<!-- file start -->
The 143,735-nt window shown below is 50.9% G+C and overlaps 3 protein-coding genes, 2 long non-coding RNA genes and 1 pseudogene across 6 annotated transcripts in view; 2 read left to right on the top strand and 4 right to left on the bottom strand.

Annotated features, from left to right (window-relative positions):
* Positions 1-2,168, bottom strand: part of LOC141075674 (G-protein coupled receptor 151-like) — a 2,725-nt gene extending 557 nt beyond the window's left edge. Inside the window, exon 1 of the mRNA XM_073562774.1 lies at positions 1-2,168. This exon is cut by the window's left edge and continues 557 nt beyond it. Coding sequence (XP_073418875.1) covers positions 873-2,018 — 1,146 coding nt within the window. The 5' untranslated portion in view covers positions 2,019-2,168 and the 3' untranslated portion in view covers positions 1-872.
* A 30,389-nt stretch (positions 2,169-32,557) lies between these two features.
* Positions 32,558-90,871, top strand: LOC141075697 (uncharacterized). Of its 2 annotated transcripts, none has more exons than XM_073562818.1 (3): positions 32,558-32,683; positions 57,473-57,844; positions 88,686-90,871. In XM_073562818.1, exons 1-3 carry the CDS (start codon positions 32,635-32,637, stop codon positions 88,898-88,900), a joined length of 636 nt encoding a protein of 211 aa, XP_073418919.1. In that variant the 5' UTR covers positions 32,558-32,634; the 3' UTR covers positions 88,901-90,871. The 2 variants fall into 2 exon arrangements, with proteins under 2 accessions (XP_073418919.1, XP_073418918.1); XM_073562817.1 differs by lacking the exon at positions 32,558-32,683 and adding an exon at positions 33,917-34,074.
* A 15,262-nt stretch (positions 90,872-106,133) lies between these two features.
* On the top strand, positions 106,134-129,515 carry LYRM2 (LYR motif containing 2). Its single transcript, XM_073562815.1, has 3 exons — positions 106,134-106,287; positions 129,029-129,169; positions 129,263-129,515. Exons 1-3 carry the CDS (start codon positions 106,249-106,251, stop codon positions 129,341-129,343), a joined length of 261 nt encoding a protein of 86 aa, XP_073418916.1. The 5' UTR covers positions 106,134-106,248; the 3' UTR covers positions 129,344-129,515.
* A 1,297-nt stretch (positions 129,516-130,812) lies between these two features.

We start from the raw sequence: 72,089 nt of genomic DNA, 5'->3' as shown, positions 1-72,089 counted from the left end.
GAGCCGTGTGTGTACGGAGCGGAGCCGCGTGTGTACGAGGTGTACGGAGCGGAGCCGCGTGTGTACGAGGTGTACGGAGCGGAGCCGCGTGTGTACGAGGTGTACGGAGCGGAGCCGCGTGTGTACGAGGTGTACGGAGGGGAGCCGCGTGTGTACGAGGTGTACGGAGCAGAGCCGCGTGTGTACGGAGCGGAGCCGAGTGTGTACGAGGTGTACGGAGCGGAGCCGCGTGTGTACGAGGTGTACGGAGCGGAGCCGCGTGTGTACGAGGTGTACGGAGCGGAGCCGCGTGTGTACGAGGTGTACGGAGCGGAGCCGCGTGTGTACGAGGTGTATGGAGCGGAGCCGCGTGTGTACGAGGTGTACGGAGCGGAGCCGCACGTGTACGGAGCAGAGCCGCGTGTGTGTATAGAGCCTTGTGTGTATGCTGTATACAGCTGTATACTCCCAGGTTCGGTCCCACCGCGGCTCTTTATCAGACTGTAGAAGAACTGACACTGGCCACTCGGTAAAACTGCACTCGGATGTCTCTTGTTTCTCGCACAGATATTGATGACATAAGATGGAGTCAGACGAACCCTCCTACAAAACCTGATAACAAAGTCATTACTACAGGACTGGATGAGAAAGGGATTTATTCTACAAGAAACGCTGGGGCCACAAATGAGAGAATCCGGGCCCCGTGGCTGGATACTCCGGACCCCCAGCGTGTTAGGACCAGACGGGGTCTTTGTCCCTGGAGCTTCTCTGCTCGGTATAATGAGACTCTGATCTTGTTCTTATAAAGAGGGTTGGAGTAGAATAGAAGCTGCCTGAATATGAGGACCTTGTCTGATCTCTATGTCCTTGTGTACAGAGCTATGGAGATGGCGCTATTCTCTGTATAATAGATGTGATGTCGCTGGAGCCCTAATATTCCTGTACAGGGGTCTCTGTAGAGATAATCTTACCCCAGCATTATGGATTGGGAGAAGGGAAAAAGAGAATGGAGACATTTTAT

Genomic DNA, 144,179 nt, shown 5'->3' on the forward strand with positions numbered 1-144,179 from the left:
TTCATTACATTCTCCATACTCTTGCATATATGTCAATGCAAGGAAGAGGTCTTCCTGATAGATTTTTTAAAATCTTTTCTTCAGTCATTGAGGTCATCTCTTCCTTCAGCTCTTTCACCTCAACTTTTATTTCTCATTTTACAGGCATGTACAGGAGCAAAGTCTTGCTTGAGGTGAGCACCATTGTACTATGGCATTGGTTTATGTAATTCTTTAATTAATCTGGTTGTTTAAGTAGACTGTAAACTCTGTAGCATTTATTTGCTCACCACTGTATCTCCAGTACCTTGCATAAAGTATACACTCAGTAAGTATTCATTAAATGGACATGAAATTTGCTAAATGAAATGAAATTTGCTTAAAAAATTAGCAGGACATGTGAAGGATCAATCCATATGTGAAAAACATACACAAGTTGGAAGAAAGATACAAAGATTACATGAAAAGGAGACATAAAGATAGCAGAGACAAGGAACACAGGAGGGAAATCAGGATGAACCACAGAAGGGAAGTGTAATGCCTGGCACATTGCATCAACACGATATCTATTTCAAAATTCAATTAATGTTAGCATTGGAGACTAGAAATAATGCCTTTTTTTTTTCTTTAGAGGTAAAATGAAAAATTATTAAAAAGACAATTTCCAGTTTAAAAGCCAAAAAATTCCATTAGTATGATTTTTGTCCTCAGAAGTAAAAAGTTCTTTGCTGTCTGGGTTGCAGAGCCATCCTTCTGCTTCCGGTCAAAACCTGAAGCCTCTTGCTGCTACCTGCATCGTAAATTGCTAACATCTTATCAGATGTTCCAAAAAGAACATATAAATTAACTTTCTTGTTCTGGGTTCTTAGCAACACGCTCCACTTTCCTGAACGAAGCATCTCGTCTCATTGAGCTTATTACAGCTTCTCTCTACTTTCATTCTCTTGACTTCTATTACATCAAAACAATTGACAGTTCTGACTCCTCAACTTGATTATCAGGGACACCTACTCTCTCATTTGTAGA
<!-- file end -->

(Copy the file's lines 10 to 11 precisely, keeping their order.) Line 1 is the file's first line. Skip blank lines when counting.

GAGCCGTGTGTGTACGGAGCGGAGCCGCGTGTGTACGAGGTGTACGGAGCGGAGCCGCGTGTGTACGAGGTGTACGGAGCGGAGCCGCGTGTGTACGAGGTGTACGGAGCGGAGCCGCGTGTGTACGAGGTGTACGGAGGGGAGCCGCGTGTGTACGAGGTGTACGGAGCAGAGCCGCGTGTGTACGGAGCGGAGCCGAGTGTGTACGAGGTGTACGGAGCGGAGCCGCGTGTGTACGAGGTGTACGGAGCGGAGCCGCGTGTGTACGAGGTGTACGGAGCGGAGCCGCGTGTGTACGAGGTGTACGGAGCGGAGCCGCGTGTGTACGAGGTGTATGGAGCGGAGCCGCGTGTGTACGAGGTGTACGGAGCGGAGCCGCACGTGTACGGAGCAGAGCCGCGTGTGTGTATAGAGCCTTGTGTGTATGCTGTATACAGCTGTATACTCCCAGGTTCGGTCCCACCGCGGCTCTTTATCAGACTGTAGAAGAACTGACACTGGCCACTCGGTAAAACTGCACTCGGATGTCTCTTGTTTCTCGCACAGATATTGATGACATAAGATGGAGTCAGACGAACCCTCCTACAAAACCTGATAACAAAGTCATTACTACAGGACTGGATGAGAAAGGGATTTATTCTACAAGAAACGCTGGGGCCACAAATGAGAGAATCCGGGCCCCGTGGCTGGATACTCCGGACCCCCAGCGTGTTAGGACCAGACGGGGTCTTTGTCCCTGGAGCTTCTCTGCTCGGTATAATGAGACTCTGATCTTGTTCTTATAAAGAGGGTTGGAGTAGAATAGAAGCTGCCTGAATATGAGGACCTTGTCTGATCTCTATGTCCTTGTGTACAGAGCTATGGAGATGGCGCTATTCTCTGTATAATAGATGTGATGTCGCTGGAGCCCTAATATTCCTGTACAGGGGTCTCTGTAGAGATAATCTTACCCCAGCATTATGGATTGGGAGAAGGGAAAAAGAGAATGGAGACATTTTAT

Genomic DNA, 144,179 nt, shown 5'->3' on the forward strand with positions numbered 1-144,179 from the left: